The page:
“Flash: Tattoo For Conrad” is a single block printed on navigational training charts. The image is a variation on a design I’ve drawn and toyed with over the years. Here it’s conceived as a piece of flash, or tattoo art that hangs on studio walls to advertise the artist’s skill and inspiration for the customer.
Flash has come to be considered an artform of its own over the years. Here, I’m commemorating one of my favorite authors, Joseph Conrad, and the transformative value of literature.
$25 To purchase, contact me via instagram DM @joshbarlas or email email@example.com
I was submitting to Emrys for years when they accepted my story, “Aluxes,” to appear in Volume 33. Unfortunately, the publication is currently on indefinite hiatus. They had thrived for nearly 40 years before shuttering.
In the words of Wikipedia, “Alux is the name given to a type of sprite or spirit in the mythological tradition of certain Maya peoples from the Yucatán Peninsula and Guatemala. Tradition holds that aluxo’ob are invisible but able to assume physical form for purposes of communicating with and frightening humans as well as to congregate. They are generally associated with natural features such as forests, caves, stones, and fields but can also be enticed to move somewhere through offerings.” That said, this story has nothing to do with aluxo’ob, aluxes, or any other mythological figure. It’s about two friends who elicit local help to locate a cave in a rural region of the Yucatan Peninsula.
Founded in 1983, Emrys (a Welsh word meaning “Child of Light”) has sponsored music competitions, concerts, art exhibitions, conferences, creative writing awards, poetry workshops, and lectures. The Emrys Journal, our group’s signature literary publication, has appeared annually since 1984. Emrys Press, launched in 1995, primarily publishes poets of outstanding merit. Our Reading Room has brought writers and audiences together since 1990. Our Writing Room has provided professional instruction for writers at all stages of their craft since 2006 and begun in 2011, our Open Mic, which has provided a venue for writers of all skill levels to present their work to an enthusiastic and supportive audience.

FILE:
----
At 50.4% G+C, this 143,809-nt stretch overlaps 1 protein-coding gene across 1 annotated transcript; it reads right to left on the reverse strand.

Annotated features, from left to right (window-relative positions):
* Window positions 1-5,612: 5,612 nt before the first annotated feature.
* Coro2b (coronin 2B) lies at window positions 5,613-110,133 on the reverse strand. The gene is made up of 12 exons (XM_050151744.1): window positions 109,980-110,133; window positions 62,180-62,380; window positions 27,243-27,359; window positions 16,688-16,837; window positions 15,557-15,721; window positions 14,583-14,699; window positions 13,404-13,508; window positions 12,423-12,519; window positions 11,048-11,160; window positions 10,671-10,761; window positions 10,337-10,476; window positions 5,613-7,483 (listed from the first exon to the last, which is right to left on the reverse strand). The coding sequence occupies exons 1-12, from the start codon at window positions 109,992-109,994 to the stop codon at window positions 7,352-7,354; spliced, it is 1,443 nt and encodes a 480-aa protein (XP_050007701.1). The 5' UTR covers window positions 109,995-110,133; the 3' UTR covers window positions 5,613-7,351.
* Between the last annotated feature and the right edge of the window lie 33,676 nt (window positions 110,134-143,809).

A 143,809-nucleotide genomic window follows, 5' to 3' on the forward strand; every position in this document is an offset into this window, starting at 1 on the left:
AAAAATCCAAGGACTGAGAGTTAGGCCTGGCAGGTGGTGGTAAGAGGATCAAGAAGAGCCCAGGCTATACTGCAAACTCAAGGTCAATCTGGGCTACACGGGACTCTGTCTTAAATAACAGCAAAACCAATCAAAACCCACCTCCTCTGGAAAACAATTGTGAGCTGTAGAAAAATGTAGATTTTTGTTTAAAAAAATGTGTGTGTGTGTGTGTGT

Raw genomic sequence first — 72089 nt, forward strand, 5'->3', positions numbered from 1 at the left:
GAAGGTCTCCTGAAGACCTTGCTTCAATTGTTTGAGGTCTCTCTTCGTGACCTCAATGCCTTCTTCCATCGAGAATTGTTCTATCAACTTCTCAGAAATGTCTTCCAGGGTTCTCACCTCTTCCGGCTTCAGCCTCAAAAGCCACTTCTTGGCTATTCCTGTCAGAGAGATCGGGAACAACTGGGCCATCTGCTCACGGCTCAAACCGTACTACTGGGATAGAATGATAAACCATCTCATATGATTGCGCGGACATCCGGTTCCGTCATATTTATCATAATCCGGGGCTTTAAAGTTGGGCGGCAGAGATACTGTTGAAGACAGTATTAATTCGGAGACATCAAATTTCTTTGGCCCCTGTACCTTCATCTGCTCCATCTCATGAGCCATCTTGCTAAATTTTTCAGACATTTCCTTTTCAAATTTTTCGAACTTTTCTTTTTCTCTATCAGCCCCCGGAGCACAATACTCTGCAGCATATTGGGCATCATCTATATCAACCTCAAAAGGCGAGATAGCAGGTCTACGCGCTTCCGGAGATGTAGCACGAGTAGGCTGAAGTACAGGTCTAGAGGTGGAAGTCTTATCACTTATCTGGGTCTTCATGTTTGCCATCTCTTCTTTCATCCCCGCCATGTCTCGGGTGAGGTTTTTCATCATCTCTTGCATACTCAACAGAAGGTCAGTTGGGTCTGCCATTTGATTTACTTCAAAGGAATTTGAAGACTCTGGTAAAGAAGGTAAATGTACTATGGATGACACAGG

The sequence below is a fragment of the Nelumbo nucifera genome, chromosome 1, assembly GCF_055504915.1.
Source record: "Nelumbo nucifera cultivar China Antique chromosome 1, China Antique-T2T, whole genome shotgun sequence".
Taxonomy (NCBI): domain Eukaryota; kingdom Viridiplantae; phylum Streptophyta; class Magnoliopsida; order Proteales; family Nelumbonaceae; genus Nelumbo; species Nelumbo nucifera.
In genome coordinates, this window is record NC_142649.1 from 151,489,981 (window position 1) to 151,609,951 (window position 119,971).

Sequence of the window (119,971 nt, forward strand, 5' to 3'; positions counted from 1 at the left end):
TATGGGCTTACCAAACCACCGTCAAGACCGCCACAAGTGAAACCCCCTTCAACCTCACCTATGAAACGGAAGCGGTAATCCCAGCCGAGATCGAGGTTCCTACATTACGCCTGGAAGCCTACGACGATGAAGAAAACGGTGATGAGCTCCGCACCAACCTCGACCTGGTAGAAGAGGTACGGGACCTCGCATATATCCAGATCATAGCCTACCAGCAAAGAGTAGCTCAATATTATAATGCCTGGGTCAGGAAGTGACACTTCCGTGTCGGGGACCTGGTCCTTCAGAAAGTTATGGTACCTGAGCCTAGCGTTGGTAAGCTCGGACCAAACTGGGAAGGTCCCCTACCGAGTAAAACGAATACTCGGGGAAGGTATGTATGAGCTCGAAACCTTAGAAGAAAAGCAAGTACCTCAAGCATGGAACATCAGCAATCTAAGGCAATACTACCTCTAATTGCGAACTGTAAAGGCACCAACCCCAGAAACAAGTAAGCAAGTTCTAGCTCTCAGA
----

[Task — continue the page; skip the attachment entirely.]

Based in Upstate South Carolina, the Emrys Foundation was awarded the Elizabeth O’Neill Verner Governor’s Award for the Arts in 2004 in recognition of outstanding contributions to the arts in South Carolina.
➢ Emrys nurtures creativity among emerging and established writers. ➢ Emrys seeks to expand the impact of the literary arts. ➢ Emrys collaborates across a broad variety of art forms to give voice to the written word.
We invite you to join our award-winning organization.
On the night of April 2, 1981, a special musical performance took place at Furman University. Everyone involved had ties to Greenville: the librettist, Keller Cushing Freeman, the musical composer, Sally Wyche Coenen, and the singers. The event was the premiere performance of an original song cycle called The Death of Arthur: a Requiem for Six Voices. The singers represented important characters in the life of the legendary king of the Round Table.
The Death of Arthur was the first public appearance of Emrys, but it had its real beginning when two friends dreamed, planned, and worked to make some ambitious ideas come to fruition. Who better to tell about this than one of the co-founders, Keller Cushing Freeman:
“It wasn’t quite the first act of Puccini’s La Boheme, where a cluster of young artists and poets shared their dreams and a bottle of vin ordinaire in a Paris garret. But it was close. Our setting was a basement apartment on Constitution Avenue in Washington, D.C. Serving up the cabernet was Dan Coenen, a law clerk for U.S. Supreme Court Justice Blackmun. Tossing the salad was Dan’s wife, Sally Wyche Coenen, a native of Greenville, S.C., currently taking photography courses and continuing her study of piano with Spencer Fellows. Sally also harbored ambitions as a composer, although 1980 was not a year when the world clamored for the music of emerging young composers—male or female. To date Sally had not had even the nibble of a commission.